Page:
News
News Home
Quick Bites
Exploradio
News Archive
News Channel
Special Features
NPR
nowplaying
On AirNewsClassical
Loading...
  
School Closings
WKSU Support
Funding for WKSU is made possible in part through support from the following businesses and organizations.

The Holden Arboretum

Knight Foundation

Hennes Paynter Communications


For more information on how your company or organization can support WKSU, download the WKSU Media Kit.

(WKSU Media Kit PDF icon )


Donate Your Vehicle to WKSU

Programs Schedule Make A Pledge Member BenefitsFAQ/HelpContact Us
Courts and Crime


Genda's family says it makes no sense that he would have pulled a BB gun on an officer
University and Akron police departments continue investigating Thursday's shooting
by WKSU's KABIR BHATIA


Reporter
Kabir Bhatia
 
Paul Genda says it makes no sense that his uncle would have pulled BB gun during a traffic stop.
Courtesy of ML Schultze
Download (WKSU Only)
In The Region:

The family of the man shot and killed by a University of Akron police officer during a traffic stop yesterday says he had suffered from health problems over the years, but was getting on his feet again recently.  WKSU’s Kabir Bhatia reports they also can't understand what led to the shooting.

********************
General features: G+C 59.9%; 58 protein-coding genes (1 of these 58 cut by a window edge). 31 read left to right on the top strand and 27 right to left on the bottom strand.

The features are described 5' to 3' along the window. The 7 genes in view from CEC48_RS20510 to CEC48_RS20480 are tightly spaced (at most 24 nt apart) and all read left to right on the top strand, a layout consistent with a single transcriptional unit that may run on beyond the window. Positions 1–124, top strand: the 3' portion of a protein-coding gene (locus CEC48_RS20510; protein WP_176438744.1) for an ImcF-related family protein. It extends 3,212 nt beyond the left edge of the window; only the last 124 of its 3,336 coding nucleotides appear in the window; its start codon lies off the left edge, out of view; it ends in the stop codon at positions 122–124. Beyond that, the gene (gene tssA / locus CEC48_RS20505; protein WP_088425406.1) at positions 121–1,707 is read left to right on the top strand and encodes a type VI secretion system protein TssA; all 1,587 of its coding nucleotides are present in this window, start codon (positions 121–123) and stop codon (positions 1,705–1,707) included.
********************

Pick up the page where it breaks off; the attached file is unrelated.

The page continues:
LISTEN: BHATIA ON FAMILY'S REACTION

Other options:
Windows Media / MP3 Download (1:26)


Radio transmissions from UofA police, 11:02-11:05am

Other options:
Windows Media / MP3 Download (1:55)


(Click image for larger view.)

Paul Genda lives in a battered frame house on Akron’s south side, across from the closed Goodrich Middle School. Upstairs lived his uncle, “Cavalier Jim,” a nickname he got because of his preference for working on Chevy Cavaliers.

Jim Genda was shot and killed during a traffic stop Thursday morning that started with an improper registration. The 64-year-old had produced a BB gun, which the University of Akron says the officer thought was a .45 caliber pistol. Paul Genda says he appreciates that police have to be ready for any situation, but he questions the need for the 10 shots allegedly fired at his uncle.

“He wasn’t an aggressive person. Maybe in his younger days, sure, when he was full of piss and vinegar.  But 64 years old?  He can barely move. He has a pacemaker and he’s had multiple surgeries. It’s just amazing to me that this has even happened.”

Jim Genda was recovering from a recent surgery according to his daughter, Michelle Harbaugh, who lives in Erie, Pa.

“He was having a hard time going up and down the stairs, and he said he was doing much better. He was keeping his house straightened up.  He was eating better. And he was just so proud of himself.”

Harbaugh says her father had racked up dozens of traffic violations over the years. At the time of the shooting, she says he was on the phone with his sister -- one of nine siblings -- saying he did not want to go back to jail. He had reportedly given the officer a fake ID.

The case remains under investigation by university and Akron city police, and the university has refused to give out the officer’s name until the investigation is complete.